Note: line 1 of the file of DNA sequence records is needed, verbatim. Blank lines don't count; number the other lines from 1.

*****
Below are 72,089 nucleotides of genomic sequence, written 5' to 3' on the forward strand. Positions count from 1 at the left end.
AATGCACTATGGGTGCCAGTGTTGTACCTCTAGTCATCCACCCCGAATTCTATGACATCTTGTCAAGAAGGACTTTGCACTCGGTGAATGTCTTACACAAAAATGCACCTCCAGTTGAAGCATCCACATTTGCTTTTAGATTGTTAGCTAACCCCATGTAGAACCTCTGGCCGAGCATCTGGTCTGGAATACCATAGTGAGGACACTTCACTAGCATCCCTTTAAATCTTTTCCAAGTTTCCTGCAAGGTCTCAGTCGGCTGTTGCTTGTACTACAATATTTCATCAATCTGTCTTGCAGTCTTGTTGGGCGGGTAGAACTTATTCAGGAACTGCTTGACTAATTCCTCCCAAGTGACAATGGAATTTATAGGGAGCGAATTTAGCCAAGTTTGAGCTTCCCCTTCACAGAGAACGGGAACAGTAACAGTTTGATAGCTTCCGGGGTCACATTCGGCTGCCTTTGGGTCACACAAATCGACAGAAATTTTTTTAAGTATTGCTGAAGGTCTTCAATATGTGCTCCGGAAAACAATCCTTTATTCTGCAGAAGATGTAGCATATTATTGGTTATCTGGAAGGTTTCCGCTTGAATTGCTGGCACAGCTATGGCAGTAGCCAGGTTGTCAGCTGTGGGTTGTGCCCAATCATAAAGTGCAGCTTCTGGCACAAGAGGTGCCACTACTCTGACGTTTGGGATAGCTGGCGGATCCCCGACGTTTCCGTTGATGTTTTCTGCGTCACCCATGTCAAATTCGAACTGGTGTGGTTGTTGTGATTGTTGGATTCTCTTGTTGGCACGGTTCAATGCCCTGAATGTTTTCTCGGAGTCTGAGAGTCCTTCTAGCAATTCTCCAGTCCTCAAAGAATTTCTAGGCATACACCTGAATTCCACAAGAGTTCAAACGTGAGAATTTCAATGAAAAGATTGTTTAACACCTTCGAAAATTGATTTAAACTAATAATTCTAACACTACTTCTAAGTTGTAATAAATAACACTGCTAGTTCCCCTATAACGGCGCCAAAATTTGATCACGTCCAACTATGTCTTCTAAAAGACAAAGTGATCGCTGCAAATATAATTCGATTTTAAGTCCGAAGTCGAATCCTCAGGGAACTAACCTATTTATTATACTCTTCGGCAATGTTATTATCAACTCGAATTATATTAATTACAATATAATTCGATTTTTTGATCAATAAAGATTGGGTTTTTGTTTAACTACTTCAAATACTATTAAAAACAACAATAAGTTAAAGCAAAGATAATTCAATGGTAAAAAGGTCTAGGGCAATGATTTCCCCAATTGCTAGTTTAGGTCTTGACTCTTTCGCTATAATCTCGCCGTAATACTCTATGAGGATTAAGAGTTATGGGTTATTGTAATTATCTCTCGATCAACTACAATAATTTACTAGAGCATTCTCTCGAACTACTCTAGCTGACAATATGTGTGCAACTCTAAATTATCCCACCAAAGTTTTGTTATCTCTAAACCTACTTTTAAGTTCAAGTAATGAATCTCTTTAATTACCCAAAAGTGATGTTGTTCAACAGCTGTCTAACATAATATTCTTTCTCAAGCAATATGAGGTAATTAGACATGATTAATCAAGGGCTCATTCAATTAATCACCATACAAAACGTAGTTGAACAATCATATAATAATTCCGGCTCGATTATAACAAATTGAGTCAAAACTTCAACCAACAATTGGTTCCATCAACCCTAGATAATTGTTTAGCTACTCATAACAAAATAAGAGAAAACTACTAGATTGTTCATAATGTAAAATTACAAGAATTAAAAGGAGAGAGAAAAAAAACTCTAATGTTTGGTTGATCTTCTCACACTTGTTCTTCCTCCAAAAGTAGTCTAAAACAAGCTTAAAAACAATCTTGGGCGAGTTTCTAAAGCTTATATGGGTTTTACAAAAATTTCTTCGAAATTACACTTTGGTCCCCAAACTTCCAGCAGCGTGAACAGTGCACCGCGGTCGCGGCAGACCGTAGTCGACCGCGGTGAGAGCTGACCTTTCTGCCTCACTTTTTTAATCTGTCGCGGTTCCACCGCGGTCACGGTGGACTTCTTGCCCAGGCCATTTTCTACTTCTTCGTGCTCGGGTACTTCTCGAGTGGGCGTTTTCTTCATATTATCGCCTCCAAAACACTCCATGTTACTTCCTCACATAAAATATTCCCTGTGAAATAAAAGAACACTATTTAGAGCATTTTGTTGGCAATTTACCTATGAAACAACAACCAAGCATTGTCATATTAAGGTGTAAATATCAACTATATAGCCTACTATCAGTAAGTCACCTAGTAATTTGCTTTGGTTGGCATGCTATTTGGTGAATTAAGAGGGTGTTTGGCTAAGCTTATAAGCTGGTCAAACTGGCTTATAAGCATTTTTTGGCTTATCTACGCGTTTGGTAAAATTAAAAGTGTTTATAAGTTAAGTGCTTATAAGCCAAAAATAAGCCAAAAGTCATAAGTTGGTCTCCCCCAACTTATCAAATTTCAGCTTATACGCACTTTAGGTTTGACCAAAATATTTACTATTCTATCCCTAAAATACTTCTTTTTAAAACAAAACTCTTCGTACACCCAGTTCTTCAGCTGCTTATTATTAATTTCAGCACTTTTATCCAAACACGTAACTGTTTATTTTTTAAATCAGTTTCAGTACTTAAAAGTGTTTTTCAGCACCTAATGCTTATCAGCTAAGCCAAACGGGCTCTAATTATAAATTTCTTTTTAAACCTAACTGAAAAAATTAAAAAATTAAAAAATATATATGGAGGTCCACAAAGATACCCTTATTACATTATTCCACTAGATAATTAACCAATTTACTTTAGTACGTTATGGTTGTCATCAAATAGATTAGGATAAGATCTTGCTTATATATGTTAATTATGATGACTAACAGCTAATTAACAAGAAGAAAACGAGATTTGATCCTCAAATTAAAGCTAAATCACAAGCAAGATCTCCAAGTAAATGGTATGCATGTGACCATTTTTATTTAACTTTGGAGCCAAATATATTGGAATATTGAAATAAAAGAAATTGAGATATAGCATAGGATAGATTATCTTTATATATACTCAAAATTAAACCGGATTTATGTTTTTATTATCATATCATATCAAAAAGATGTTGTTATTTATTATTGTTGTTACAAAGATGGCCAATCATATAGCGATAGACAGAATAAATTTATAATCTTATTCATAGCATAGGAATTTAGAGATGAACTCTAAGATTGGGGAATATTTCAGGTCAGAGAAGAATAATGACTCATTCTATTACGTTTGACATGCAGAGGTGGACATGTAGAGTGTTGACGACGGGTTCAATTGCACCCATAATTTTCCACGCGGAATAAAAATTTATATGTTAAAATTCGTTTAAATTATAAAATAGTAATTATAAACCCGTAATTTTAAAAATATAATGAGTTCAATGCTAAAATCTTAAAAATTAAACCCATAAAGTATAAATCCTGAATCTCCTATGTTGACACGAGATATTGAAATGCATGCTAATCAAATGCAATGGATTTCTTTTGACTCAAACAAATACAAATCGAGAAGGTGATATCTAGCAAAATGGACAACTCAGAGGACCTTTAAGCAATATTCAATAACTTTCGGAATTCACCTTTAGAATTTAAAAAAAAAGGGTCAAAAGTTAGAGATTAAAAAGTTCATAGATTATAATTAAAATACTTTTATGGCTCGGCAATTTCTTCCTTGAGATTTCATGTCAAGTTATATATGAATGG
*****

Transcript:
Below are 72,089 nucleotides of genomic sequence, written 5' to 3' on the forward strand. Positions count from 1 at the left end.